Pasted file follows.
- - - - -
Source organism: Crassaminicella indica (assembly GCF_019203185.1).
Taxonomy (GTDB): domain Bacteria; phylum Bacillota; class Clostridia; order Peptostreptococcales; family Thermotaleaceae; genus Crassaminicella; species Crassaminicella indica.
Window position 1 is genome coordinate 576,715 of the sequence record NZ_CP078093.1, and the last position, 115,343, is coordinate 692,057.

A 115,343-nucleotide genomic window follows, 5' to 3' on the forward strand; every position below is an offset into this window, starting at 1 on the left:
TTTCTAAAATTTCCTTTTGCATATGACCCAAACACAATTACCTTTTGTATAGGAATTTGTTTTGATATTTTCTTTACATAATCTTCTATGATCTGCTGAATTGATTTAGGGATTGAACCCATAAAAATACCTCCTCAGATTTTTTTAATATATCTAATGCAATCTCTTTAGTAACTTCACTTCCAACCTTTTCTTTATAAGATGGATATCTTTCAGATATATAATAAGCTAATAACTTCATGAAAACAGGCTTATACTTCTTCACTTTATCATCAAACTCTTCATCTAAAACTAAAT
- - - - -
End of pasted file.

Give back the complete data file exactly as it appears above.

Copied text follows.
Source organism: Crassaminicella indica (assembly GCF_019203185.1).
Taxonomy (GTDB): domain Bacteria; phylum Bacillota; class Clostridia; order Peptostreptococcales; family Thermotaleaceae; genus Crassaminicella; species Crassaminicella indica.
Window position 1 is genome coordinate 576,715 of the sequence record NZ_CP078093.1, and the last position, 115,343, is coordinate 692,057.

A 115,343-nucleotide genomic window follows, 5' to 3' on the forward strand; every position below is an offset into this window, starting at 1 on the left:
TTTCTAAAATTTCCTTTTGCATATGACCCAAACACAATTACCTTTTGTATAGGAATTTGTTTTGATATTTTCTTTACATAATCTTCTATGATCTGCTGAATTGATTTAGGGATTGAACCCATAAAAATACCTCCTCAGATTTTTTTAATATATCTAATGCAATCTCTTTAGTAACTTCACTTCCAACCTTTTCTTTATAAGATGGATATCTTTCAGATATATAATAAGCTAATAACTTCATGAAAACAGGCTTATACTTCTTCACTTTATCATCAAACTCTTCATCTAAAACTAAAT